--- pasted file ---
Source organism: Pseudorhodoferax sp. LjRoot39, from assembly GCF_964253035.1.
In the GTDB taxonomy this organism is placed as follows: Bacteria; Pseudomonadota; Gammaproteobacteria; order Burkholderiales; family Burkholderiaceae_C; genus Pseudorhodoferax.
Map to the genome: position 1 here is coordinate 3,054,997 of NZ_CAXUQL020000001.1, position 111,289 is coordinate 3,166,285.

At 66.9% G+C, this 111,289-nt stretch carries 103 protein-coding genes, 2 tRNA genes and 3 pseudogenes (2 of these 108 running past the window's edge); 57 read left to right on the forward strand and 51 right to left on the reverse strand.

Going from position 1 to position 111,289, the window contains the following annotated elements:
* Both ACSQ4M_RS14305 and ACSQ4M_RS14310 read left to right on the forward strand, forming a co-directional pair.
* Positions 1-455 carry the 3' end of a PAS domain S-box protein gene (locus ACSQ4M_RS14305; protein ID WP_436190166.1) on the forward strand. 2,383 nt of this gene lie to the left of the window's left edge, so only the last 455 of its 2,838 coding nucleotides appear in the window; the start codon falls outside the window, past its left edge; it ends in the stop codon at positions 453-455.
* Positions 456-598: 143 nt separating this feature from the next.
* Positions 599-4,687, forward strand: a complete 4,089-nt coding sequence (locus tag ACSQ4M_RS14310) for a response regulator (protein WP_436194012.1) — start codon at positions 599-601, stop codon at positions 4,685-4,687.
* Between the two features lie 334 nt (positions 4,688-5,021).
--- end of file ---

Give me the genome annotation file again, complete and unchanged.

Source organism: Pseudorhodoferax sp. LjRoot39, from assembly GCF_964253035.1.
In the GTDB taxonomy this organism is placed as follows: Bacteria; Pseudomonadota; Gammaproteobacteria; order Burkholderiales; family Burkholderiaceae_C; genus Pseudorhodoferax.
Map to the genome: position 1 here is coordinate 3,054,997 of NZ_CAXUQL020000001.1, position 111,289 is coordinate 3,166,285.

At 66.9% G+C, this 111,289-nt stretch carries 103 protein-coding genes, 2 tRNA genes and 3 pseudogenes (2 of these 108 running past the window's edge); 57 read left to right on the forward strand and 51 right to left on the reverse strand.

Going from position 1 to position 111,289, the window contains the following annotated elements:
* Both ACSQ4M_RS14305 and ACSQ4M_RS14310 read left to right on the forward strand, forming a co-directional pair.
* Positions 1-455 carry the 3' end of a PAS domain S-box protein gene (locus ACSQ4M_RS14305; protein ID WP_436190166.1) on the forward strand. 2,383 nt of this gene lie to the left of the window's left edge, so only the last 455 of its 2,838 coding nucleotides appear in the window; the start codon falls outside the window, past its left edge; it ends in the stop codon at positions 453-455.
* Positions 456-598: 143 nt separating this feature from the next.
* Positions 599-4,687, forward strand: a complete 4,089-nt coding sequence (locus tag ACSQ4M_RS14310) for a response regulator (protein WP_436194012.1) — start codon at positions 599-601, stop codon at positions 4,685-4,687.
* Between the two features lie 334 nt (positions 4,688-5,021).